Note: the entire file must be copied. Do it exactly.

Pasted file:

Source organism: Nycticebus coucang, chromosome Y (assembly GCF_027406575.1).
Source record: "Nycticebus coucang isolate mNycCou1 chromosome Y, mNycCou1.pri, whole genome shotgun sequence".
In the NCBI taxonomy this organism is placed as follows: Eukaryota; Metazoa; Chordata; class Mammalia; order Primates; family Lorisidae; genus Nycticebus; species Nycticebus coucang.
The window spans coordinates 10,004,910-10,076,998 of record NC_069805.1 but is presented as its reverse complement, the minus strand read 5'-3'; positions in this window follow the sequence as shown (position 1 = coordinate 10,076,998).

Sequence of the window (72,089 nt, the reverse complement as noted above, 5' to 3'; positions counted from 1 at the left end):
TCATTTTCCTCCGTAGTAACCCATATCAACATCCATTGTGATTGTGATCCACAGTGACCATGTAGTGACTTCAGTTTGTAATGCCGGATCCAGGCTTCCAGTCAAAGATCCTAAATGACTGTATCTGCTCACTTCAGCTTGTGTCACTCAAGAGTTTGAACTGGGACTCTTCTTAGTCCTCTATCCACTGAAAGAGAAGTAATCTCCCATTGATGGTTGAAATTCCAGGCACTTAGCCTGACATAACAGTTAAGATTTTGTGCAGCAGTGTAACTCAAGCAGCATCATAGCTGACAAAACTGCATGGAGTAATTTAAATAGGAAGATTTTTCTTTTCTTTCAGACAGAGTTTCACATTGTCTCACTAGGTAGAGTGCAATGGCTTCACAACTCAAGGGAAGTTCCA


Source organism: Nycticebus coucang, chromosome Y (assembly GCF_027406575.1).
Source record: "Nycticebus coucang isolate mNycCou1 chromosome Y, mNycCou1.pri, whole genome shotgun sequence".
In the NCBI taxonomy this organism is placed as follows: Eukaryota; Metazoa; Chordata; class Mammalia; order Primates; family Lorisidae; genus Nycticebus; species Nycticebus coucang.
The window spans coordinates 10,004,910-10,076,998 of record NC_069805.1 but is presented as its reverse complement, the minus strand read 5'-3'; positions in this window follow the sequence as shown (position 1 = coordinate 10,076,998).

Sequence of the window (72,089 nt, the reverse complement as noted above, 5' to 3'; positions counted from 1 at the left end):
TCATTTTCCTCCGTAGTAACCCATATCAACATCCATTGTGATTGTGATCCACAGTGACCATGTAGTGACTTCAGTTTGTAATGCCGGATCCAGGCTTCCAGTCAAAGATCCTAAATGACTGTATCTGCTCACTTCAGCTTGTGTCACTCAAGAGTTTGAACTGGGACTCTTCTTAGTCCTCTATCCACTGAAAGAGAAGTAATCTCCCATTGATGGTTGAAATTCCAGGCACTTAGCCTGACATAACAGTTAAGATTTTGTGCAGCAGTGTAACTCAAGCAGCATCATAGCTGACAAAACTGCATGGAGTAATTTAAATAGGAAGATTTTTCTTTTCTTTCAGACAGAGTTTCACATTGTCTCACTAGGTAGAGTGCAATGGCTTCACAACTCAAGGGAAGTTCCA